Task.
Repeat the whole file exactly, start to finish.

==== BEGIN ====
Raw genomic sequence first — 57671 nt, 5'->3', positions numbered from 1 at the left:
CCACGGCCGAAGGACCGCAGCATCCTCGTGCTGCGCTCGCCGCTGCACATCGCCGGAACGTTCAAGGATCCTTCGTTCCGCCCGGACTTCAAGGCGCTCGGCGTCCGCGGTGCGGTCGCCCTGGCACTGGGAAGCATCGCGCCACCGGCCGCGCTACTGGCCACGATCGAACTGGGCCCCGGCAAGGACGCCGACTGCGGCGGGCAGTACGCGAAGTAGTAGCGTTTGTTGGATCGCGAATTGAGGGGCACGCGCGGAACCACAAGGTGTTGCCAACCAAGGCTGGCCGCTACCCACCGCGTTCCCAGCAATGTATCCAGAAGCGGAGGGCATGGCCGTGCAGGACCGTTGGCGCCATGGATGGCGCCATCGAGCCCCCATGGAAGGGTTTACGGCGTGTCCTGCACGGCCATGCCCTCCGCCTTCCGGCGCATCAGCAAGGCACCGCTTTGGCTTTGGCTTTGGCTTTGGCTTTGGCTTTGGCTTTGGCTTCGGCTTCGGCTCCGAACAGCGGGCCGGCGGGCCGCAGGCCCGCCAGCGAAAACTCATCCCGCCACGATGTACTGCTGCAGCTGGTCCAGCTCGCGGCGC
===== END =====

Raw genomic sequence first — 57671 nt, 5'->3', positions numbered from 1 at the left:
CCACGGCCGAAGGACCGCAGCATCCTCGTGCTGCGCTCGCCGCTGCACATCGCCGGAACGTTCAAGGATCCTTCGTTCCGCCCGGACTTCAAGGCGCTCGGCGTCCGCGGTGCGGTCGCCCTGGCACTGGGAAGCATCGCGCCACCGGCCGCGCTACTGGCCACGATCGAACTGGGCCCCGGCAAGGACGCCGACTGCGGCGGGCAGTACGCGAAGTAGTAGCGTTTGTTGGATCGCGAATTGAGGGGCACGCGCGGAACCACAAGGTGTTGCCAACCAAGGCTGGCCGCTACCCACCGCGTTCCCAGCAATGTATCCAGAAGCGGAGGGCATGGCCGTGCAGGACCGTTGGCGCCATGGATGGCGCCATCGAGCCCCCATGGAAGGGTTTACGGCGTGTCCTGCACGGCCATGCCCTCCGCCTTCCGGCGCATCAGCAAGGCACCGCTTTGGCTTTGGCTTTGGCTTTGGCTTTGGCTTTGGCTTTGGCTTCGGCTTCGGCTCCGAACAGCGGGCCGGCGGGCCGCAGGCCCGCCAGCGAAAACTCATCCCGCCACGATGTACTGCTGCAGCTGGTCCAGCTCGCGGCGC